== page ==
Clinch is an automatic movie-making app that allows its users to bring together photographs, video clips and music from their device’s music library to produce attractive, eyecatching videos commemorating particular events or visits to specific locations. The interesting twist on the usual movie-making format is that Clinch allows collaborative efforts on movies, with multiple people able to contribute clips to a Clinch, and content able to be automatically imported from other nearby users.
Making a Clinch movie is a simple matter of tapping the “Create” button and then choosing to either pick content from the device’s photo library or shoot some photos and video immediately using the camera. In both cases, there must be at least one video clip of more than 5 seconds’ duration involved. Captions may be added to each individual piece of content as desired, or left blank.
Once the user has added all the content they desire, they pick a “theme” for the video — similar to how Apple’s iMovie has preset themes, and one of which is available via $0.99 in-app purchase — and then have the option of either using the recommended music for the theme from Clinch’s library, or exporting a song from their device’s music library to use as the video’s soundtrack. They can also add various optional features to the movie, including an impressive 3D satellite view of the location where the content was shot, the date and time, map and location and additional content drawn from Instagram, Facebook or Twitter. The user may also choose to import content from their friends if desired. The video may then be published either publicly, which means other users will be able to see it, or privately. At this point, the video uploads the component clips and then spends some time processing. This appeared to take a very long time during testing, and there did not appear to be a means of previewing the movie prior to publishing it.
The app also features its own built-in social network, which users may connect to using either Facebook or a proprietary account. Additional friends may be found and invited using Facebook, Twitter or the device’s address book, or added by searching for a specific name. Users may be followed, and individual video posts liked, commented on, flagged as inappropriate or shared to Facebook or Twitter.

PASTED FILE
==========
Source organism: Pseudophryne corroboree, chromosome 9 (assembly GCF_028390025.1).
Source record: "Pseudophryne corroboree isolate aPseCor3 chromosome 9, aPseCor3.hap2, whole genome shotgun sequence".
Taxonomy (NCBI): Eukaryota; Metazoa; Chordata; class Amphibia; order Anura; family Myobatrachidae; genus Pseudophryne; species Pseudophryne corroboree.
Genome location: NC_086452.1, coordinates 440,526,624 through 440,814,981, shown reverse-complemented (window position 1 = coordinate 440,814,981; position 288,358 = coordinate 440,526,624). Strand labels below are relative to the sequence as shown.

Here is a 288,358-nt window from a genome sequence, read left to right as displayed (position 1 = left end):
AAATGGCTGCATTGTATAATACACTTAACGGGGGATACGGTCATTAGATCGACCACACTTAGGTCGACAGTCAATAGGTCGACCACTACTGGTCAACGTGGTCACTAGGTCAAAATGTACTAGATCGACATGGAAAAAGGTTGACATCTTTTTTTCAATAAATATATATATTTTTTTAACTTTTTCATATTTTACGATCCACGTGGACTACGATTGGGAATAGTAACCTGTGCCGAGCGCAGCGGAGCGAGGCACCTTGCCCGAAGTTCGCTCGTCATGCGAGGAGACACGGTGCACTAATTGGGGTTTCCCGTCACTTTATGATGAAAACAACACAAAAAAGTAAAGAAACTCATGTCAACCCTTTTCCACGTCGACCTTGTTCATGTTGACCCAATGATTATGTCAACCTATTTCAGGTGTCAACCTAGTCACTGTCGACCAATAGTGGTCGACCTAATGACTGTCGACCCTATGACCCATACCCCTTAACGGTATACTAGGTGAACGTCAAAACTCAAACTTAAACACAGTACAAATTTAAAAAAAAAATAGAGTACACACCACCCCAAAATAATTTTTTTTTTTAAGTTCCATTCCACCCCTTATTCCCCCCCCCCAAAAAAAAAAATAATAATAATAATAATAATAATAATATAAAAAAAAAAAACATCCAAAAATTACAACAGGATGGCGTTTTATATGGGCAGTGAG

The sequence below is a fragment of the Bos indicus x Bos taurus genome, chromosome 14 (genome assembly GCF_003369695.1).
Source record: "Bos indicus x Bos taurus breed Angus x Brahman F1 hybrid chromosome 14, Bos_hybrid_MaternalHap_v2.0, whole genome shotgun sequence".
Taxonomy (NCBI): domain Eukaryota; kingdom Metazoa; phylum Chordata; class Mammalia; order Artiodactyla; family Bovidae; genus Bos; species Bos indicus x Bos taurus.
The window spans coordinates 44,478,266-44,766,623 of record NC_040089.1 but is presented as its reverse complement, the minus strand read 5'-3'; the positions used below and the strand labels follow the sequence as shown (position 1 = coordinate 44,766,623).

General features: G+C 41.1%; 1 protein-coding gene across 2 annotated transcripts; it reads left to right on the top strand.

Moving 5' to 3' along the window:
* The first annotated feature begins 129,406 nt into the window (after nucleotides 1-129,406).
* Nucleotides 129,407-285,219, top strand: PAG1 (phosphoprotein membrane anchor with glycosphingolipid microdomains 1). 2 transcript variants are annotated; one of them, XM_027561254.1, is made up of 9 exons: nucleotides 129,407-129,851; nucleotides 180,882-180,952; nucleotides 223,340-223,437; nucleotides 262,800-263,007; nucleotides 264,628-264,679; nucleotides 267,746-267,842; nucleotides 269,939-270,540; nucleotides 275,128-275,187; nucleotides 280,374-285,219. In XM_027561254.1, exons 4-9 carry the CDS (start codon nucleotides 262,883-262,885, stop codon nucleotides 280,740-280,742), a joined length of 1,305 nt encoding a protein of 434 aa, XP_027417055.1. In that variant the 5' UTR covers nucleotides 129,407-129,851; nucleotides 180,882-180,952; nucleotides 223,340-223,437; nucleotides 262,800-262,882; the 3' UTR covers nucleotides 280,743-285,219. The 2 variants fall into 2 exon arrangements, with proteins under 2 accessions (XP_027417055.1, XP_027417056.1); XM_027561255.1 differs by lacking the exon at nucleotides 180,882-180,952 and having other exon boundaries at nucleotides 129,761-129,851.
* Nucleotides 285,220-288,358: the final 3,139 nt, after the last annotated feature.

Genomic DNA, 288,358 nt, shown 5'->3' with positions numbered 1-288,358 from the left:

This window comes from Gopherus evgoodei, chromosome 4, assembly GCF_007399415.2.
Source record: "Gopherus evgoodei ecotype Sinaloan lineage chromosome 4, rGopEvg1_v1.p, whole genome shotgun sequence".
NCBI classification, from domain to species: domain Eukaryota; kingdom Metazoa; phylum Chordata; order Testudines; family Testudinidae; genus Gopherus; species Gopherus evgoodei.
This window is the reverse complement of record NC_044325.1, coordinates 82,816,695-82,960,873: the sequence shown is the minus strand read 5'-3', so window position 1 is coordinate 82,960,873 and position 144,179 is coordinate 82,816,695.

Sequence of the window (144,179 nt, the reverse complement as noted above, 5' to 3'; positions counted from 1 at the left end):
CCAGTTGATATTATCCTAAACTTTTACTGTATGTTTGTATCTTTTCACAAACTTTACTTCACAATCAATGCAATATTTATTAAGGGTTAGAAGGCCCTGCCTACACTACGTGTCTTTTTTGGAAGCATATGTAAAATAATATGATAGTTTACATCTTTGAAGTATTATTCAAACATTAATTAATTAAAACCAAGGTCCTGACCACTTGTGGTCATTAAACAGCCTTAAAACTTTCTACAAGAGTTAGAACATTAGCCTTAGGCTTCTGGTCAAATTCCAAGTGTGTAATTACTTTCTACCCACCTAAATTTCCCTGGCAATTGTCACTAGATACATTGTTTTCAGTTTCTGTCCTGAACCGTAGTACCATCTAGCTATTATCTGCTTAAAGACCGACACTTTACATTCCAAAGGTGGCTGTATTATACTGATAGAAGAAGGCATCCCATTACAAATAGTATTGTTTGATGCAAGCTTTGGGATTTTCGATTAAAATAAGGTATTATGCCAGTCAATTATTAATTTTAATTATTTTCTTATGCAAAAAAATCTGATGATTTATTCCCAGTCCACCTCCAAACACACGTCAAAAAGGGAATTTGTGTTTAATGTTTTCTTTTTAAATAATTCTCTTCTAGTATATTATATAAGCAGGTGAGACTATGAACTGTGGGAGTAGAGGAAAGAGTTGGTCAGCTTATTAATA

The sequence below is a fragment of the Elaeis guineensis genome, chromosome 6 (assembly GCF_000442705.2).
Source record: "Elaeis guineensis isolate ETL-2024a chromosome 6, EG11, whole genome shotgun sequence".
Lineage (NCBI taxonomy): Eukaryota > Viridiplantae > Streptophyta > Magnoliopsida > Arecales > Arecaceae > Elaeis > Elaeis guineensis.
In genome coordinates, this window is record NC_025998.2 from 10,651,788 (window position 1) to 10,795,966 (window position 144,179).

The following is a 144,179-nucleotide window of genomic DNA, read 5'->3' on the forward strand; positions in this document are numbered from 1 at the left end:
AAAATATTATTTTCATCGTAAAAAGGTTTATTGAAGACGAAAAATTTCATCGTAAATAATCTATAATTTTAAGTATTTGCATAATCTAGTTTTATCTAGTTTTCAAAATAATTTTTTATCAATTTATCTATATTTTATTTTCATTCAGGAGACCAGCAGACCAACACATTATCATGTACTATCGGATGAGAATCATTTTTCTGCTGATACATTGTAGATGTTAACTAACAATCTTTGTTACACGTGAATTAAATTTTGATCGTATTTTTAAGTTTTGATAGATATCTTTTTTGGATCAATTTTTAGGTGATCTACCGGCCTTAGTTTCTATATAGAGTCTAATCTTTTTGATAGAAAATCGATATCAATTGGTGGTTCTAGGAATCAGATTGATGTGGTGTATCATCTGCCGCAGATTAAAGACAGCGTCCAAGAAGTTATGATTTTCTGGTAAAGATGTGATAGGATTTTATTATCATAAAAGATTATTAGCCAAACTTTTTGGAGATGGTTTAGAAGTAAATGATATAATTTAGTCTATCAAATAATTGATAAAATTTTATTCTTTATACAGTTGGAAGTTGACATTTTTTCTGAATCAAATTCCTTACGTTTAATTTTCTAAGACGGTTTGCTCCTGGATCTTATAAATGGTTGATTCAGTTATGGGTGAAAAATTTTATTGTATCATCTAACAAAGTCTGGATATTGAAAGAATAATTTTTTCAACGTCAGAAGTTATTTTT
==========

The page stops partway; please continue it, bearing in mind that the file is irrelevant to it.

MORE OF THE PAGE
Clinch is relatively easy to use, but not without its flaws. The apparent lack of a preview function is a big issue, as is the fact it was somewhat prone to crashing during shooting video and photos during testing. It also doesn’t allow a lot of control over how the final movie looks or how the photos are arranged — there doesn’t seem to be a way to rearrange clips or photos, for example, nor to reframe them if they are badly cropped by the selected theme. The fact that after an hour of waiting one posted movie hadn’t finished processing and consequently couldn’t be watched or shared is also a clear problem, though this didn’t happen consistently.
Clinch is reportedly getting a big update in time for SXSW on March 4, so it may be worth checking back in on then. For now, though, there are better movie-making solutions available for iOS. Clinch has some nice ideas, but at present they need a bit of work before this app can be recommended in good conscience.
You can follow Clinch’s progress with AppData, our tracking service for mobile and social apps and developers.